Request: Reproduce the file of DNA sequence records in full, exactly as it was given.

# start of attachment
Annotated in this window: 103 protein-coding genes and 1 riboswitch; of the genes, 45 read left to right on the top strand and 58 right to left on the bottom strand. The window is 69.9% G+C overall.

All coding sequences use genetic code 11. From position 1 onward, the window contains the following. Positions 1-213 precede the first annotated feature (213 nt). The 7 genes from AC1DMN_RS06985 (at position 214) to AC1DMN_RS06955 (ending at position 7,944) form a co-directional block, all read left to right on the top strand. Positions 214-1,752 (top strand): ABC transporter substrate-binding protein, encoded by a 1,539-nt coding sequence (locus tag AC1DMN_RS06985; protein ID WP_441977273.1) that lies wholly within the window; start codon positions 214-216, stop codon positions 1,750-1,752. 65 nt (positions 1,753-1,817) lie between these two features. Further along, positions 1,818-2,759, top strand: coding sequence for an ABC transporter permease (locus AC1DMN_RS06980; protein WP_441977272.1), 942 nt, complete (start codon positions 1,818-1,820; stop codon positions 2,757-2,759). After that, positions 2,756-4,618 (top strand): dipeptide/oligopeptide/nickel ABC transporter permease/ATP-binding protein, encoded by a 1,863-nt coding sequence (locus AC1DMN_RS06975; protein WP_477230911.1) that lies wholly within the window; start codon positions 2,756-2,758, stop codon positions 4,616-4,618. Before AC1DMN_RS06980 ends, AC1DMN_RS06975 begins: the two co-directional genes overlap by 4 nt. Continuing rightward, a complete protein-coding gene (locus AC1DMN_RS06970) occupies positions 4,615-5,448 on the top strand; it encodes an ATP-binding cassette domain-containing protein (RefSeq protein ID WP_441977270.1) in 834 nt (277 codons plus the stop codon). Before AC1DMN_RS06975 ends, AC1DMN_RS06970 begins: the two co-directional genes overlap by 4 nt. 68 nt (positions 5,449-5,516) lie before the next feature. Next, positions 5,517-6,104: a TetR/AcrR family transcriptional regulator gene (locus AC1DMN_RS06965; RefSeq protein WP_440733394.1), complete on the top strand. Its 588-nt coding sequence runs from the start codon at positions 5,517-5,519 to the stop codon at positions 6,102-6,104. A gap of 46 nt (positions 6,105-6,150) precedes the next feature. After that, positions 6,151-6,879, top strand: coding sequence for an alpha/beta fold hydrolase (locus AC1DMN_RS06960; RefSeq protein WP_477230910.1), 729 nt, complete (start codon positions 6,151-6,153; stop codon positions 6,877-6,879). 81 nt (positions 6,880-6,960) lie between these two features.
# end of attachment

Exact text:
Annotated in this window: 103 protein-coding genes and 1 riboswitch; of the genes, 45 read left to right on the top strand and 58 right to left on the bottom strand. The window is 69.9% G+C overall.

All coding sequences use genetic code 11. From position 1 onward, the window contains the following. Positions 1-213 precede the first annotated feature (213 nt). The 7 genes from AC1DMN_RS06985 (at position 214) to AC1DMN_RS06955 (ending at position 7,944) form a co-directional block, all read left to right on the top strand. Positions 214-1,752 (top strand): ABC transporter substrate-binding protein, encoded by a 1,539-nt coding sequence (locus tag AC1DMN_RS06985; protein ID WP_441977273.1) that lies wholly within the window; start codon positions 214-216, stop codon positions 1,750-1,752. 65 nt (positions 1,753-1,817) lie between these two features. Further along, positions 1,818-2,759, top strand: coding sequence for an ABC transporter permease (locus AC1DMN_RS06980; protein WP_441977272.1), 942 nt, complete (start codon positions 1,818-1,820; stop codon positions 2,757-2,759). After that, positions 2,756-4,618 (top strand): dipeptide/oligopeptide/nickel ABC transporter permease/ATP-binding protein, encoded by a 1,863-nt coding sequence (locus AC1DMN_RS06975; protein WP_477230911.1) that lies wholly within the window; start codon positions 2,756-2,758, stop codon positions 4,616-4,618. Before AC1DMN_RS06980 ends, AC1DMN_RS06975 begins: the two co-directional genes overlap by 4 nt. Continuing rightward, a complete protein-coding gene (locus AC1DMN_RS06970) occupies positions 4,615-5,448 on the top strand; it encodes an ATP-binding cassette domain-containing protein (RefSeq protein ID WP_441977270.1) in 834 nt (277 codons plus the stop codon). Before AC1DMN_RS06975 ends, AC1DMN_RS06970 begins: the two co-directional genes overlap by 4 nt. 68 nt (positions 5,449-5,516) lie before the next feature. Next, positions 5,517-6,104: a TetR/AcrR family transcriptional regulator gene (locus AC1DMN_RS06965; RefSeq protein WP_440733394.1), complete on the top strand. Its 588-nt coding sequence runs from the start codon at positions 5,517-5,519 to the stop codon at positions 6,102-6,104. A gap of 46 nt (positions 6,105-6,150) precedes the next feature. After that, positions 6,151-6,879, top strand: coding sequence for an alpha/beta fold hydrolase (locus AC1DMN_RS06960; RefSeq protein WP_477230910.1), 729 nt, complete (start codon positions 6,151-6,153; stop codon positions 6,877-6,879). 81 nt (positions 6,880-6,960) lie between these two features.